Ross said he approved the question because he said the Justice Department needed it for “more effective enforcement” of the Voting Rights Act. He subsequently testified before Congress that the DOJ had “initiated” the request. However, evidence released during the trial repeatedly undercut the Trump administration’s stated rationale for the question, as Mother Jones reported from the three-week trial in New York City:

In a deposition played on a video screen at the trial, John Gore, the former assistant attorney general for civil rights in the Justice Department, stated that Ross, and not the Justice Department, had initially requested the citizenship questionHe agreed with a lawyer for the ACLU that the citizenship question was “not necessary” to enforce the Voting Rights Act. He said he was not aware of any voting rights case in which the Justice Department had not succeeded because it lacked access to citizenship data on the census, and he confirmed that President Donald Trump’s Justice Department hadn’t filed a single case to enforce the Voting Rights Act. He also said that Attorney General Jeff Sessions had ordered him not to meet with the Census Bureau to discuss an alternative proposal to the citizenship question that would use existing government records to confirm citizenship status, which the bureau said would be cheaper and more accurate.

John Abowd, the top scientist for the Census Bureau, testified that the bureau opposed adding the question. Abowd wrote in a January memo to bureau leadership that the citizenship question would be “very costly, harms the quality of the census count, and would use substantially less accurate citizenship status data than are available from administrative sources.” He said Sessions used his “political influence” to prevent Justice Department staff from meeting with the bureau to hear their concerns.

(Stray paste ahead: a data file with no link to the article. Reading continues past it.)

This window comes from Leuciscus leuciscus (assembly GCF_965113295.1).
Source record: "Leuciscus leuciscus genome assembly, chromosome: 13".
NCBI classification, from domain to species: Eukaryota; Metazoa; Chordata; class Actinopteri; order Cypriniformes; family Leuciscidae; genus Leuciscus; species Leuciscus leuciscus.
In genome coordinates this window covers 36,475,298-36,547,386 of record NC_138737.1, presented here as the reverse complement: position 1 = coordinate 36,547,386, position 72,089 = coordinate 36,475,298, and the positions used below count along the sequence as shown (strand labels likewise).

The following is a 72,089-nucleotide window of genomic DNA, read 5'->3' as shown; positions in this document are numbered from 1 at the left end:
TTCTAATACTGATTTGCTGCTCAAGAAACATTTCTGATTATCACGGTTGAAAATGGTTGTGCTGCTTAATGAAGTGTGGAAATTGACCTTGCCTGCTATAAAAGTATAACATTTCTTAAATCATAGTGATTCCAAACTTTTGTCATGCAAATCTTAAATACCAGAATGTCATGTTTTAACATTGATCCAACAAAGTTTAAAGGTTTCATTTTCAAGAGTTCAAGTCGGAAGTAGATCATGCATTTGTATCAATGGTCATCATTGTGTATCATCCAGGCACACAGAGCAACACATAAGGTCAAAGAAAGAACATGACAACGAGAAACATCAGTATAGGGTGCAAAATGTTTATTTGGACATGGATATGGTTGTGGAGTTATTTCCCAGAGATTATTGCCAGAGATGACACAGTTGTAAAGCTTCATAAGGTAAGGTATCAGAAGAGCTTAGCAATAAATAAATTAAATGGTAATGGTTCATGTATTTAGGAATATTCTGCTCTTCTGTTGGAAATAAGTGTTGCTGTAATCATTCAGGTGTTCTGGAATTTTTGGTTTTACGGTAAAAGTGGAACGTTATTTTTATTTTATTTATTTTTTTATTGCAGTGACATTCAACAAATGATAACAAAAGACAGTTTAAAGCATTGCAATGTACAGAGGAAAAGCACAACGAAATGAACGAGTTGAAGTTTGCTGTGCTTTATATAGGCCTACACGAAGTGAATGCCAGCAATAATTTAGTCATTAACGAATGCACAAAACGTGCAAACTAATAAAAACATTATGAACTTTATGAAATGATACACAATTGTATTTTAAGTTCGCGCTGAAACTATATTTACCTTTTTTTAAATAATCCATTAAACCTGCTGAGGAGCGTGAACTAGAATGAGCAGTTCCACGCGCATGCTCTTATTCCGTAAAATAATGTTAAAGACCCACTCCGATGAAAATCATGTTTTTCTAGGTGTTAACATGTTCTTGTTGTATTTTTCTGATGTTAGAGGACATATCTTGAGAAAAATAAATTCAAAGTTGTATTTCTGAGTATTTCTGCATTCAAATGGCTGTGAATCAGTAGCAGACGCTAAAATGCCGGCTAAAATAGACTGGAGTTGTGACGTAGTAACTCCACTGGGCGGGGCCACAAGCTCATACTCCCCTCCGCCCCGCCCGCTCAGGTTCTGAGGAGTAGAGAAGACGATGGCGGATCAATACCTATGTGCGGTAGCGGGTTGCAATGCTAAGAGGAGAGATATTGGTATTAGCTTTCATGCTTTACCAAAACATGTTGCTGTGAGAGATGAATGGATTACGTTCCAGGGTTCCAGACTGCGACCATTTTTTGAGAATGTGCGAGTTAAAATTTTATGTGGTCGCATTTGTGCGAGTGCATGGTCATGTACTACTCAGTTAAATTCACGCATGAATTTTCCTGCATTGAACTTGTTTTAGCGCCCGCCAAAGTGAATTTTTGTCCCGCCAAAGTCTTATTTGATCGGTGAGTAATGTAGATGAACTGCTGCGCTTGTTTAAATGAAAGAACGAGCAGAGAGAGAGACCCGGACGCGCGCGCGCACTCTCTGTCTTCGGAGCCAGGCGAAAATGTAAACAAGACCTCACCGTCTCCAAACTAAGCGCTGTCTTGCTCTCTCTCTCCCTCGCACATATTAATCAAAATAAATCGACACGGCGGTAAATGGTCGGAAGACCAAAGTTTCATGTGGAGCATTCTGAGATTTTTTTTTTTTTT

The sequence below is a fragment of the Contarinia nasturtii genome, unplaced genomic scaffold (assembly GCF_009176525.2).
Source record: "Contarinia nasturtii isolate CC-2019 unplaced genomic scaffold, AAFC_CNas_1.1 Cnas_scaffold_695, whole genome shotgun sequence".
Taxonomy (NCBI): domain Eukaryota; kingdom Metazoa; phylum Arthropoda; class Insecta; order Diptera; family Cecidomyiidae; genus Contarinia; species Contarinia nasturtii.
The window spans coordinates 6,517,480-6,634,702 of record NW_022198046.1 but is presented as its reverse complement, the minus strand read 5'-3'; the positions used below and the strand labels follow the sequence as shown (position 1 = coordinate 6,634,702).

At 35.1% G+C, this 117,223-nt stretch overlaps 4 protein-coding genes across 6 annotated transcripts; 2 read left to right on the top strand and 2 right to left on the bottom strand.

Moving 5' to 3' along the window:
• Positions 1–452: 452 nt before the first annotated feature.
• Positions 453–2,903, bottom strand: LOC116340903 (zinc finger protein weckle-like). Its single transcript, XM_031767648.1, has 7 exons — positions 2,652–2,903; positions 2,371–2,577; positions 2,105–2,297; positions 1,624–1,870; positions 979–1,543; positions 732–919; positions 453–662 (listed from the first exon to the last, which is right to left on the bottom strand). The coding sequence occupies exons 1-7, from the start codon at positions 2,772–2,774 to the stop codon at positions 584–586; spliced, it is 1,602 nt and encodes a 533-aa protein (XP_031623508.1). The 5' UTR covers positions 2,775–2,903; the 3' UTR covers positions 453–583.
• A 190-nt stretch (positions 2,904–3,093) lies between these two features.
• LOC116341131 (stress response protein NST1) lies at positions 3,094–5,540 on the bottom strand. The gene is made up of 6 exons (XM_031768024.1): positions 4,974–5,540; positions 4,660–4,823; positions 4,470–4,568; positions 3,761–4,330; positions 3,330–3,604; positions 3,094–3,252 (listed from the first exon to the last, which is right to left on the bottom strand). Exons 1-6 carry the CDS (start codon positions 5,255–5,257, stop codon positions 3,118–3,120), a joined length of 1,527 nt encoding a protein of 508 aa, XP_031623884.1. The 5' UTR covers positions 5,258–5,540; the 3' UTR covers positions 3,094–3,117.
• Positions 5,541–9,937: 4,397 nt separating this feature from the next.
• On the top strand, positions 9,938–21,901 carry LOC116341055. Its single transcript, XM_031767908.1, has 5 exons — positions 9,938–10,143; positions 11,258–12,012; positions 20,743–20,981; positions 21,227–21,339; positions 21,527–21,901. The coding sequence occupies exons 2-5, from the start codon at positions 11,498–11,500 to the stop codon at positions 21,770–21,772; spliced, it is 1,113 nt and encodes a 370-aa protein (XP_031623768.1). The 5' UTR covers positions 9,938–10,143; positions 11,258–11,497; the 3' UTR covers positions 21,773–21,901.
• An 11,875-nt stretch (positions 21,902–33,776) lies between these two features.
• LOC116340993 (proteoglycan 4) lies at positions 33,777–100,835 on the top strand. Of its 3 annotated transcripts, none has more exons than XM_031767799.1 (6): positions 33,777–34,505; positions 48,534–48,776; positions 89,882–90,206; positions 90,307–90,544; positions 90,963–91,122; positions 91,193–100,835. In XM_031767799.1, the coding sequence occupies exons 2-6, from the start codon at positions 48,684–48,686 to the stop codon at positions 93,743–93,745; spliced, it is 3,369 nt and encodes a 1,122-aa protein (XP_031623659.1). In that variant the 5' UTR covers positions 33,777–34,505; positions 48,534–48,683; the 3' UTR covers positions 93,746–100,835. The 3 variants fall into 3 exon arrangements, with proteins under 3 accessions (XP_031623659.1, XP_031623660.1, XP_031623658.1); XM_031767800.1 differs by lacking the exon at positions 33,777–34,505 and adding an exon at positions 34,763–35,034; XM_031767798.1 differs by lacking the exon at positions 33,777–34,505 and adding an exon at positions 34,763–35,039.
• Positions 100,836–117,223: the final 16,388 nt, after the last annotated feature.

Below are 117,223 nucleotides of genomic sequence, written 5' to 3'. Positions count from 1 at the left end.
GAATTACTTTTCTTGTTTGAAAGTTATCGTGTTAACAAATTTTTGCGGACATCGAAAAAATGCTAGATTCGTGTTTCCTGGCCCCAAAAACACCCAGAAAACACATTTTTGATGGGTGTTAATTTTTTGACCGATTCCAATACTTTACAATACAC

Furman found that Ross “announced his decision in a manner that concealed its true basis rather than explaining it, as the APA required him to do.” Furman concluded, “In arriving at his decision as he did, Secretary Ross violated the law…And in doing so with respect to the census…Secretary Ross violated the public trust.”

The evidence in the case shows that the upper echelons of the White House pressured Ross and the Commerce Department to reinstate the citizenship question on the census, apparently because of a desire to reduce the influence of immigrant communities, as Mother Jones has previously reported: